Monday, February 29, 2016

Five Tips for Promoting Good Manners in Middle School

What was the reaction you received the last time you told someone that you taught middle school?
Most people will look at you with a mixture of awe and horror…then shake their heads and say, “I could never do that.”

There is no doubt about it.  Middle school is a tough place.  Middle schoolers are known for their acerbic tongues, rolling eyes, and zero tolerance for anything different.  So is it impossible to teach them manners?

Knowing that a middle school teacher will never shy away from a challenge…here are five tips for infusing manners into your middle school environment.


We call it Cotillion…perhaps you call it something else at your school – but it’s a series of dance classes that teach basic dance steps.  The lovely thing about Cotillion is that it also teaches niceties such as how to ask someone to dance, how to walk someone to her car, and how to accept a dance.

You can also have a formal etiquette class.  Middle school students, although they may act tough, can certainly see why it’s important to know how to introduce people and use proper table manners.

Role Playing

Never underestimate the impact of role playing.  Middle school students love it!

As a warm up activity to monthly book talks, we practiced how a respectful audience looks.  What do YOU want to see when you look out at your classmates?  What do you NOT want to see?  Students practiced both behaviors (with much laughing and hamming it up).  This made it easier to establish what I expected from the class when they were listening to their peers.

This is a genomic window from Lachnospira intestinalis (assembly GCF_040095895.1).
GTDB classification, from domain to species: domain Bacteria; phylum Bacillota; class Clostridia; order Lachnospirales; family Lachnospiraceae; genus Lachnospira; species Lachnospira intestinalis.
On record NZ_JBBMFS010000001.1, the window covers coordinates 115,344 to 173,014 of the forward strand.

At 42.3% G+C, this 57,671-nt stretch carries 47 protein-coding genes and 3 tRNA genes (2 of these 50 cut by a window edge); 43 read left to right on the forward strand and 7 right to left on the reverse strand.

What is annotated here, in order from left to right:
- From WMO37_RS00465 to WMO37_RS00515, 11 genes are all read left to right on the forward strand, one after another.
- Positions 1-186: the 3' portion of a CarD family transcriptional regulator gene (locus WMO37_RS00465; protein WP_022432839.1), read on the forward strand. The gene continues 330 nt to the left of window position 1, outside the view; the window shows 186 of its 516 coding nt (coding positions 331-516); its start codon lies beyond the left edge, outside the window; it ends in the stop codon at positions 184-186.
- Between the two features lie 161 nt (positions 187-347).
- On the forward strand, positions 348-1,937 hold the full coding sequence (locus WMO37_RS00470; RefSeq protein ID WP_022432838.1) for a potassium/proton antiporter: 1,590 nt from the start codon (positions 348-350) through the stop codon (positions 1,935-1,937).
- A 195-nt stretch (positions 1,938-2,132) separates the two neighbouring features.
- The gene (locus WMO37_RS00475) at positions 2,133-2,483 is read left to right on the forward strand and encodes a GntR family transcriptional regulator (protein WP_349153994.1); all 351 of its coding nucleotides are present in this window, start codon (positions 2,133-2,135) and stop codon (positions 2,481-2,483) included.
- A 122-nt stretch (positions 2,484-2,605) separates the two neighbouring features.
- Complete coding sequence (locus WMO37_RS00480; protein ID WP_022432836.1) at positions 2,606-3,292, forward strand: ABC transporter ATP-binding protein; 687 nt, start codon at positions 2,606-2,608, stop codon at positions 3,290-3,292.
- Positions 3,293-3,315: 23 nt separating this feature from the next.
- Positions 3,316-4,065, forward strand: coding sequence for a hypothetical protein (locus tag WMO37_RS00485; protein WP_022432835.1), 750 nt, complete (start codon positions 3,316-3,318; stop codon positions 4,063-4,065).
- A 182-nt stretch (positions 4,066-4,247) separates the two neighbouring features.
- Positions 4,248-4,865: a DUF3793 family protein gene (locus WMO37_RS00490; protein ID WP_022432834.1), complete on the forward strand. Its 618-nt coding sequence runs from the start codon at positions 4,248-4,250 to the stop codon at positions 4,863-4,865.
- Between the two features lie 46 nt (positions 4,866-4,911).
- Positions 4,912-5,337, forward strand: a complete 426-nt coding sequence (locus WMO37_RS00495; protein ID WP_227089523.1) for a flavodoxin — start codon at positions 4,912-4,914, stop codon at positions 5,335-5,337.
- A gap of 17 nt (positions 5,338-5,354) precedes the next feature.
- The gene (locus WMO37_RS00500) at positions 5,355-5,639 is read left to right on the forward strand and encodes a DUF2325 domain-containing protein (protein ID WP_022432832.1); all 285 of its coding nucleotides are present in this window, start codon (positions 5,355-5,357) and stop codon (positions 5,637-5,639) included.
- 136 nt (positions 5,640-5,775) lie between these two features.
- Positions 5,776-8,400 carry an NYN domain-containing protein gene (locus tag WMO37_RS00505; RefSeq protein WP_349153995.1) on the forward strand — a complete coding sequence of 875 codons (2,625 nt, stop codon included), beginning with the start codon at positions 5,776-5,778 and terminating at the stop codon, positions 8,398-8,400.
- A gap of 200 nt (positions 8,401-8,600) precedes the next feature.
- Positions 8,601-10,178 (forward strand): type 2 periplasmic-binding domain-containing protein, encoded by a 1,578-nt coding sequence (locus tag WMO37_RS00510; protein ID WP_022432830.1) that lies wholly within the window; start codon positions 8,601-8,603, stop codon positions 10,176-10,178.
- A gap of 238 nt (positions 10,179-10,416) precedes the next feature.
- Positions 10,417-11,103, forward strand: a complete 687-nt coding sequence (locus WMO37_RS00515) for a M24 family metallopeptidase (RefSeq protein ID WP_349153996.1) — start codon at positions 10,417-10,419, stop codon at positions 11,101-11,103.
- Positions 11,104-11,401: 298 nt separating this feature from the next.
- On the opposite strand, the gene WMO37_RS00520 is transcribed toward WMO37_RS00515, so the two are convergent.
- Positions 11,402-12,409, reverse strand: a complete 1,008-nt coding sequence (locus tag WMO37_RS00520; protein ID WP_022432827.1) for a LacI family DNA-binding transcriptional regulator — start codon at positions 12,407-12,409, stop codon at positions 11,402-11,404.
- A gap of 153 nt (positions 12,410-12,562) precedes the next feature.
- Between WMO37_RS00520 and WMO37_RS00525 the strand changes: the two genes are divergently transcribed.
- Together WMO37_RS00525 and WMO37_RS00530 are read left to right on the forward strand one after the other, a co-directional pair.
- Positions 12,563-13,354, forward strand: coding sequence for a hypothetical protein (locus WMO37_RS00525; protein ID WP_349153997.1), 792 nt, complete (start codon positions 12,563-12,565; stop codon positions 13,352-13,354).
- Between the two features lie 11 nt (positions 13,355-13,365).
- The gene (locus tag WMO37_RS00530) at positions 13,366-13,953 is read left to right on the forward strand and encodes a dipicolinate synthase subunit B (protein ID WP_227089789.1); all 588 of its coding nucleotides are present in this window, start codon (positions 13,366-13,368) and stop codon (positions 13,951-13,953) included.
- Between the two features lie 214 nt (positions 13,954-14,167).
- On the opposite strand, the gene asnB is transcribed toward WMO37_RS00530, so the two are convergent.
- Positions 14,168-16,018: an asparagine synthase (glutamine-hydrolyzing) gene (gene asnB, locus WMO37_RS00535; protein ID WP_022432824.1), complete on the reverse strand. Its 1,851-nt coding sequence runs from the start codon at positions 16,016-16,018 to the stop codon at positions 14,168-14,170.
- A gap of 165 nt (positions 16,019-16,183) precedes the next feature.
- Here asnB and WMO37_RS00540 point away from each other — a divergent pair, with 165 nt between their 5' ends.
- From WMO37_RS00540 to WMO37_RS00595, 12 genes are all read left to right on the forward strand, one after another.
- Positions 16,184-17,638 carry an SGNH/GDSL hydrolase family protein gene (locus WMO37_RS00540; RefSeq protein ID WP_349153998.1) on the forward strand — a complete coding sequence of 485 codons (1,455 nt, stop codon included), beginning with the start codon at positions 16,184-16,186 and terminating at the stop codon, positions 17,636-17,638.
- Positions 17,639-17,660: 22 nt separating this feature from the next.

I love RonClark.  (You have read his books, haven’t you?)  He establishes “essentials” in his classroom.  While you don’t need to adopt all of his essentials, you can adopt one.  By creating an essential manner, your students will know what is and isn’t acceptable behavior.

One of my fellow teachers would say, “Respect the speaker.”  That was all it took to settle her class and remind them that someone was addressing the class.  Of course, she had spent time discussing and practicing what that looked like, but having a key phrase can call back prior lessons on manners.


As our students are more and more involved in online communities and communication, we have to address this. 

A way to foray into the world of “netiquette” is to host a class blog.  Student writing is open to a global audience.  Students can see the advantages of proper online behavior (as well as spelling and grammar).

Set the Tone for Your Class

Be sure you are modeling your own manners...

  • What is your school or classroom policy on cell phones?  Do you follow it as well?
  • Do you want your students to look you in the eye when they talk to you?  Do you focus on them when they have a question or want to tell you something?
  • Do you greet your students at the door each morning and expect a response in return.  Do you greet your incoming students at the door and stand by the door as they leave?
  • Do you show respect to your fellow teachers and not refer to them by their first name in front of students?

Choose some important manners that you can model for your students.  They will learn more from your example than any list or rule book.

And...don't be afraid of insisting on "please" and "thank you."  

Everyone can practice good manners...even those who excel at eye rolling!

Happiness always,

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